Over at Iain Dale, a very good comment popped up around this post of his.
I reproduce it here in full. It is a corker. I concur with it. Unless something serious is done, we are going to be royally stuffed. Our hope, IMHO, is both ourselves and India.
The comment goes as follows:
m rhistovOther posters point out the truth that people in our Government and establishment are determined to deny - that China is only interested in our technology and know-how, not our products. Given their attitude to intellectual property, do not expect us to gain anything out of "technology transfer".
I believe that the liberal democracies face a real problem with China. It is a problem that the BBC are currently ignoring. Such ignorance is demonstrated by childish news reports, which say that Great Britain was a minor country in Marco Polo’s day and that China was great power then and “the wheel has come full circle”.
The problem is that modern day China represents a triumph for state communism and a defeat for liberal democracy.
In the late 1970s state communism suffered a severe crisis. The Soviet Union and China represented the two greatest communist powers. The former was running out of money and could no longer rely upon the myth that everyone was building communism and had to suffer now to make gains in the future. In addition, it had proved impossible to maintain the level of coercion that had been used to subdue its enemies. Senior party officials in the satellite communist states were openly embracing Christianity and getting away with it. China had suffered the cultural revolution. An overt attempt to subvert the Confucian tradition of seniority. The Chinese were also running out of money.
The Chinese communists decided that the way forward was to liberalise the economy. There was a strong communist tradition of trying to do this. Lenin had authorised the New Economic Policy, which was a neo-capitalist system but it had been sunk by Stalin. In addition, some of the Soviet satellites were effectively running systems which allowed minimal elements of capitalism. Notably, Zhivkov’s Bulgaria.
The liberalisation of the economy was a huge success and helped China to ‘blind’ the liberal democracies to the fact that they were still an authoritarian communist regime. They were helped by the fact that western politicians were increasingly influenced by multi-national companies, who could only see benefits from such liberalisation.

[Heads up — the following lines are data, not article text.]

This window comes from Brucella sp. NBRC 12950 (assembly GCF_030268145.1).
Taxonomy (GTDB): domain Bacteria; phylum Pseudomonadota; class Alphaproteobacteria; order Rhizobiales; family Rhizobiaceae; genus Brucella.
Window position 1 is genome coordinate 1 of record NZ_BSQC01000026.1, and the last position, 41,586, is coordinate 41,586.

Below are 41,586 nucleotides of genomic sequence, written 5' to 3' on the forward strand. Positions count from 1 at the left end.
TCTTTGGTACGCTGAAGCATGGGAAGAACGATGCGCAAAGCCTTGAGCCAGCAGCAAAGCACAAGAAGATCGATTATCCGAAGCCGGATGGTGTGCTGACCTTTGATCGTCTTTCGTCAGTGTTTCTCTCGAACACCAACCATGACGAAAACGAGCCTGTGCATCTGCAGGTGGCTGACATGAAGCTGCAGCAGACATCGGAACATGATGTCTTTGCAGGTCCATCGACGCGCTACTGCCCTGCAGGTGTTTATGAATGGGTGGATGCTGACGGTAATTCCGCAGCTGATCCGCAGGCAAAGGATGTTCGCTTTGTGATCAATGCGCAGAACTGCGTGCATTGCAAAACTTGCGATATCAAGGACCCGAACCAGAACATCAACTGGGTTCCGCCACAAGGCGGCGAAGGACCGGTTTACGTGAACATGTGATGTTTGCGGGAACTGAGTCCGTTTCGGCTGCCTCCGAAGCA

The medium term result of the liberalisation was to make the Chinese communist party enormously rich.
The Soviet Union chose the route of political liberalisation. This was a complete disaster, from a Soviet viewpoint. In a very short time: the Soviet Union lost its empire; split up into its constituent parts and lost major state assets to individuals, who were chiefly former communists with connections which allowed them to effectively rob the state.
Now the liberal democracies face a real dilemma. China is to be the future superpower. Yet there is no way that the Chinese communist party is going to emulate the Soviet example and initiate their own destruction. We will have a communist autocracy as the most powerful country in the world.
There are currently two ways that the liberal intelligentsia in this country are dealing with the problem. The first is to ignore it. This is what the establishment is also doing. The second is to produce idiotic theories that Chinese communism will collapse under its own weight. The sort of ideas retailed by Will Hutton in his latest book “The Writing on The Wall”.( remember that book that lauded the coming Blair Revolution, “The State We‘re In”. Well, we are definitely in a state now, Will).
Rich institutions do not collapse under their own weight. They buy up poor institutions, just as the Chinese communist party is buying up large parts of Africa. They are also investing in western countries.
By the end of this century we will know if increasingly impoverished liberal democracy can triumph against a seriously well funded communist state, which owns large parts of the world, including many of our own major companies. I wouldn’t hold your breath, if I were you.
I haven’t even mentioned what will happen when ordinary Americans realise that they are no longer “top dogs” (a position that they seem to believe is theirs by divine right) and the ‘commies’ have come back. We can expect fireworks.
If the world still exists in 110 years time then you can expect British schoolchildren to be reading hagiographies to communist heroes, such as Castro. There will have been a ceremonial reburial of Karl Marx in Beijing. Mao will be the great helmsman and Simon Heffer, Iain Dale and, indeed, myself will have been erased from the pages of history. Capital punishment will be back and career politicians will be having a “field day”, in our own communist party.
I hope this doesn’t happen but someone had better realise that we are “sleepwalking” into Chinese world domination and the corollary of that is communist political domination . If this happens then Lenin‘s world revolution will have succeeded.
Nightie night, children...